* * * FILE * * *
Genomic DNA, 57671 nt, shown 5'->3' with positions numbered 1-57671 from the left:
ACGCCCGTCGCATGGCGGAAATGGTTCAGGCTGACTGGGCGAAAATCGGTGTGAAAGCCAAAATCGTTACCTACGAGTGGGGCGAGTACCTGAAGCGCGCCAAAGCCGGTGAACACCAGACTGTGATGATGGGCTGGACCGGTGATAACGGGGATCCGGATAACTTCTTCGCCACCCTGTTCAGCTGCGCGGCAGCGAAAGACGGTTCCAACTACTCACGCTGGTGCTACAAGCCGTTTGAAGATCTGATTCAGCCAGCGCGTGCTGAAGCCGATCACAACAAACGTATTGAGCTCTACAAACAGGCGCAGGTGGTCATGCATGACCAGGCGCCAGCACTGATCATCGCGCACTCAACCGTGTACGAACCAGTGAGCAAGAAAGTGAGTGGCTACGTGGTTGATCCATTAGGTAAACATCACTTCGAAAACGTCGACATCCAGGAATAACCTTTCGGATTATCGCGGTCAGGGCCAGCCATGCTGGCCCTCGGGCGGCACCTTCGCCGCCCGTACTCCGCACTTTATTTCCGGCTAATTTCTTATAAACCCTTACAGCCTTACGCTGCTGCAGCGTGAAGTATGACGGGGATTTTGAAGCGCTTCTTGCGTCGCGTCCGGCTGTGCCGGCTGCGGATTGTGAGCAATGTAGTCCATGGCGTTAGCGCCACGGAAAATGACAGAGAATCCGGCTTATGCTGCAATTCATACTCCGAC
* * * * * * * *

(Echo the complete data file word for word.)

Genomic DNA, 57671 nt, shown 5'->3' with positions numbered 1-57671 from the left:
ACGCCCGTCGCATGGCGGAAATGGTTCAGGCTGACTGGGCGAAAATCGGTGTGAAAGCCAAAATCGTTACCTACGAGTGGGGCGAGTACCTGAAGCGCGCCAAAGCCGGTGAACACCAGACTGTGATGATGGGCTGGACCGGTGATAACGGGGATCCGGATAACTTCTTCGCCACCCTGTTCAGCTGCGCGGCAGCGAAAGACGGTTCCAACTACTCACGCTGGTGCTACAAGCCGTTTGAAGATCTGATTCAGCCAGCGCGTGCTGAAGCCGATCACAACAAACGTATTGAGCTCTACAAACAGGCGCAGGTGGTCATGCATGACCAGGCGCCAGCACTGATCATCGCGCACTCAACCGTGTACGAACCAGTGAGCAAGAAAGTGAGTGGCTACGTGGTTGATCCATTAGGTAAACATCACTTCGAAAACGTCGACATCCAGGAATAACCTTTCGGATTATCGCGGTCAGGGCCAGCCATGCTGGCCCTCGGGCGGCACCTTCGCCGCCCGTACTCCGCACTTTATTTCCGGCTAATTTCTTATAAACCCTTACAGCCTTACGCTGCTGCAGCGTGAAGTATGACGGGGATTTTGAAGCGCTTCTTGCGTCGCGTCCGGCTGTGCCGGCTGCGGATTGTGAGCAATGTAGTCCATGGCGTTAGCGCCACGGAAAATGACAGAGAATCCGGCTTATGCTGCAATTCATACTCCGAC